United Pilots Fight Against Mandatory Overtime

Fewer than half of all United Air lines flights have left on
time–defined as with in 14 minutes of the scheduled time–
since Memorial Day. Things have been even worse in August.
For the first 10 days of the month, on-time performance was
down to 40 percent.

Why? Mostly because pilots are refusing to work overtime.

Fewer than half of all United Air lines flights have left on
time–defined as with in 14 minutes of the scheduled time–
since Memorial Day. Things have been even worse in August.
For the first 10 days of the month, on-time performance was
down to 40 percent.

Why? Mostly because pilots are refusing to work overtime.

That simple job action is shining a bright light on a dirty
secret that United shares with many companies: Instead of
hiring enough people for good-paying jobs, they plan
production or service based on speedup and overwork. Most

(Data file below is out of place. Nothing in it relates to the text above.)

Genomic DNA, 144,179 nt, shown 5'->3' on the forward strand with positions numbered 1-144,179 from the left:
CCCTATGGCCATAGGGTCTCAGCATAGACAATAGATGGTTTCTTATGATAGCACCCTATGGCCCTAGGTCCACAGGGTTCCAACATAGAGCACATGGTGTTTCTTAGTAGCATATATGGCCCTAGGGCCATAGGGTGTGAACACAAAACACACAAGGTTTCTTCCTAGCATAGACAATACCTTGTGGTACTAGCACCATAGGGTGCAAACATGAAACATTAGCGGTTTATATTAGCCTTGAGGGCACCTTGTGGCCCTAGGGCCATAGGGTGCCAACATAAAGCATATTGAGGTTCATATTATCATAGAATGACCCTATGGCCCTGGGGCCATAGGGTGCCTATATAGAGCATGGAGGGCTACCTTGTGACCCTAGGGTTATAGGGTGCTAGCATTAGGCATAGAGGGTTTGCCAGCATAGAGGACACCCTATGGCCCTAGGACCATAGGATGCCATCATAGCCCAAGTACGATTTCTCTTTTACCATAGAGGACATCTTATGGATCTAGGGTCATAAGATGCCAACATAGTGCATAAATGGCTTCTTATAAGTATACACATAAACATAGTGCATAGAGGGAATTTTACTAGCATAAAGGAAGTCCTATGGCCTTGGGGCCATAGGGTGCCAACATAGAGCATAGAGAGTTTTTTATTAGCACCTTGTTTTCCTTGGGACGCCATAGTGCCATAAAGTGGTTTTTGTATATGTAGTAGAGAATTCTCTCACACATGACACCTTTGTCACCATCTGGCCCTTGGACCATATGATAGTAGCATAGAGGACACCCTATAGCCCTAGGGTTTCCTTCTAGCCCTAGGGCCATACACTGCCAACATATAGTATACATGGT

employers would rather pay overtime than hire more workers
with the complete wage-and-benefit package that entails.

That’s been the tune at United. Now the airline is paying
the piper. Ten thousand members of the Air Line Pilots
union are exercising their right to work only their regular
full-time schedules. As a result, United has had to cancel
hundreds of flights every day this summer.

One-quarter of United is supposedly "owned" by its
employees. But the "employee stock ownership plan"
provisions covering wages expired April 12. Pilots are
demanding significant pay and benefit improvements to make
up for the years of cuts they endured under the ESOP.

Author:

News Service: Workers World News Service

URL: http://www.workers.org

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